I’ve been asked by a few guys on email this week about how to keep a daygame data sheet. I never thought about formalising a rulebook for such things but there’s confusion about how daygamers are tracking their results so I thought I’d explain how I do it:
- Keep a datasheet for a solid amount of approaches. It might be for a week of daygame (30 approaches), a 5-day intensive mission (50 approaches) or a mission over a few weeks (100 approaches)
- Keep it simple. These are the key metrics to count: number of approaches, number of contacts, number of 1st dates and number of lays. Make a note of all these tallies on your phone during the data collection.
- An instant blowout counts as an approach. You went up to a girl with the purpose of daygaming her and she rejected you, however quickly
- “Contact” is a mobile number or an add to an app (WhatsApp, Line, Viber etc). An email or a Facebook add is a sub-par “contact” but can be included. I don’t count Instagram adds as a close.
- An instant date off of the approach is not counted as a “1st date,” just an extension of the initial pickup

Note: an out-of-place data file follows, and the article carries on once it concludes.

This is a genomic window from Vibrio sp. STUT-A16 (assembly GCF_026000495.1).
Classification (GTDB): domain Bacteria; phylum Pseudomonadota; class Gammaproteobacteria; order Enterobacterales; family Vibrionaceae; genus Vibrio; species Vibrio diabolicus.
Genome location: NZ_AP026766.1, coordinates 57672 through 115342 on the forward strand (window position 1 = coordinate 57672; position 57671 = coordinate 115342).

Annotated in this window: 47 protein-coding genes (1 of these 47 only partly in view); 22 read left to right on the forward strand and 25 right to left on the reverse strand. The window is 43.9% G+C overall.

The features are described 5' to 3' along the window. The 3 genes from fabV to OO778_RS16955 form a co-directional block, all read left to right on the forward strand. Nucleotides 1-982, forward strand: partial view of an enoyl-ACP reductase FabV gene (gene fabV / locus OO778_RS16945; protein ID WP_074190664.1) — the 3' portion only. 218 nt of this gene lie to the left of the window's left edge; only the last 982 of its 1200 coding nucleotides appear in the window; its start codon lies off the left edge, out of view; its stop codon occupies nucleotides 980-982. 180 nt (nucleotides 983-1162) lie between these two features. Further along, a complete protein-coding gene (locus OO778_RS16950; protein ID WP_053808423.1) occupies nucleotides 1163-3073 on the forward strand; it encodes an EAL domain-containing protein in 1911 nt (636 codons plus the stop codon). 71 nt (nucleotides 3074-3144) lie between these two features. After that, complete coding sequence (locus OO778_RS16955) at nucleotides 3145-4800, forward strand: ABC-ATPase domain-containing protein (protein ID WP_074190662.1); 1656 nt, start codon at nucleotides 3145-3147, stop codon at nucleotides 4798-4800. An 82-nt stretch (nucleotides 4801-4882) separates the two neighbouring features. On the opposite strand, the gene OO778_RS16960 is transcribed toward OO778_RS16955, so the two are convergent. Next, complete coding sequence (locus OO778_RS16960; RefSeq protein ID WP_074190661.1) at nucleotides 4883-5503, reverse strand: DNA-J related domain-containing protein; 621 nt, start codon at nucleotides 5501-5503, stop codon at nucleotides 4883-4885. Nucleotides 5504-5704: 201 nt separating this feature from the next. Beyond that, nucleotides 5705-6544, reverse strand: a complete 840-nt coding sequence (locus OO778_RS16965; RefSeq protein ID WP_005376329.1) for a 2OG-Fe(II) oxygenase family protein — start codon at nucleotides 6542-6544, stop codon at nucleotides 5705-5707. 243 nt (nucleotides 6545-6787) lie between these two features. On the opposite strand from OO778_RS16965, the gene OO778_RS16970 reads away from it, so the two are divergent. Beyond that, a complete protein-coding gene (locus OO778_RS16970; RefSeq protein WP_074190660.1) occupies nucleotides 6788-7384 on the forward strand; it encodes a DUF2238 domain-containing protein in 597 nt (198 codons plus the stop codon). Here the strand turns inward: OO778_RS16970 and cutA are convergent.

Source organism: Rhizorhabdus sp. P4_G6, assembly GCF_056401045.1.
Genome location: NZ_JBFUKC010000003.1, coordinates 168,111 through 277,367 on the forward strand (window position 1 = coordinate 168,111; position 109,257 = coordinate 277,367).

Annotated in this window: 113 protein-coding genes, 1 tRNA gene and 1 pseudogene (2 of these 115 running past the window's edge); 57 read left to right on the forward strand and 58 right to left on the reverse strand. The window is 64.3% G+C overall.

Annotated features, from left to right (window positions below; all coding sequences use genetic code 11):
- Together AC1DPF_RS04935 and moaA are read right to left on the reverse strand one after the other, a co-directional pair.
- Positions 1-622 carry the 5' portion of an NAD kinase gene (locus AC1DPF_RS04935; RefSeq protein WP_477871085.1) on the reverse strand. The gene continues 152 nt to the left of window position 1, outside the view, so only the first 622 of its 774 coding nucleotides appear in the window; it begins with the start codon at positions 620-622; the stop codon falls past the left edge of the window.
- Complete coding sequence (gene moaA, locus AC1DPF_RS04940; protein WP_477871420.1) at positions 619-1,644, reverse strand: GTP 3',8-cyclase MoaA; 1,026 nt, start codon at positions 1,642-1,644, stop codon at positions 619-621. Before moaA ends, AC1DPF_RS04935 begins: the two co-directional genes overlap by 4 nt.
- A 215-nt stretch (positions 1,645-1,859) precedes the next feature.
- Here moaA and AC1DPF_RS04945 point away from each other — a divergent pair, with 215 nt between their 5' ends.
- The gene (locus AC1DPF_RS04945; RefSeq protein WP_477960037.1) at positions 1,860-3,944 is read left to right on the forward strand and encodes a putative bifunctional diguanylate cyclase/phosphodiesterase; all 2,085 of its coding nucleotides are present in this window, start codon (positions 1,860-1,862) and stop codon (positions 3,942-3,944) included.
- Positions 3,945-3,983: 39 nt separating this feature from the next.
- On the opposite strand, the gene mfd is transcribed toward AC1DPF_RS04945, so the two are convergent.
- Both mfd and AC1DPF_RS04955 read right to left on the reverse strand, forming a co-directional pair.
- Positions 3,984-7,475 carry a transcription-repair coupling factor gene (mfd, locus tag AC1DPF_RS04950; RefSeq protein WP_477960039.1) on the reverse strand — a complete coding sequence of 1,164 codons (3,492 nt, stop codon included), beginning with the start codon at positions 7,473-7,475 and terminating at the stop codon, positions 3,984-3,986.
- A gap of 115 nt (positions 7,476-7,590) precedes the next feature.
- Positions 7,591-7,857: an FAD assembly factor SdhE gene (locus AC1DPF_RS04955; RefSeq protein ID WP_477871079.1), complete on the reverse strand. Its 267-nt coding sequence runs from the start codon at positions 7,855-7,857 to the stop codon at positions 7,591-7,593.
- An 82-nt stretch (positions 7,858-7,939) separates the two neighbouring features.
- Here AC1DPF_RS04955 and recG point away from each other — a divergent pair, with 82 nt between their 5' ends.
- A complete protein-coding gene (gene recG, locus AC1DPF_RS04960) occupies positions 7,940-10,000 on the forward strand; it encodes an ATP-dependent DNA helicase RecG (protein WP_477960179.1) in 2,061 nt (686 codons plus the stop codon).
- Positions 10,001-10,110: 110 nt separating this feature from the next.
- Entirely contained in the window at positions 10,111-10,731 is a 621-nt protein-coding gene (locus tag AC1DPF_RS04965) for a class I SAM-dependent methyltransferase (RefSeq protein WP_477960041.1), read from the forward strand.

- You can further analyse the number of 2nd, 3rd, 4th dates you went on with the same girl but it doesn’t change the success of your lay count
- A lay means p-in-v. This does not include blow jobs, hand jobs or anal (you could add a separate column for this)
- After the datasheet has been completed you can then calculate the four key percentages: approach-to-contact, contact-to-date, date-to-lay and, most significantly of all, approach-to-lay
If you’re a beginner then don’t keep or stress over daygame datasheets. For the first couple of hundred approaches you’ll be getting over approach anxiety and learning the daygame model.
Don’t spam approach and just do mass volume for the sake of it. Focus on improving your daygame skills and making the approaches solid.
If you’re intermediate or advanced then just do a dataset a few times a year in your city to keep tabs on progress. I only keep them on intensive travelling daygame missions to see how different cities compare.
You’re looking for long term trends, not one off datasheets for a few sessions. The idea of such datasheets is not to make daygame a competitive sport but to improve your own results over time.
Pickup is an art, not a science, so don’t get too bogged down in it all and let it turn your playful vibe into robotic nerdiness.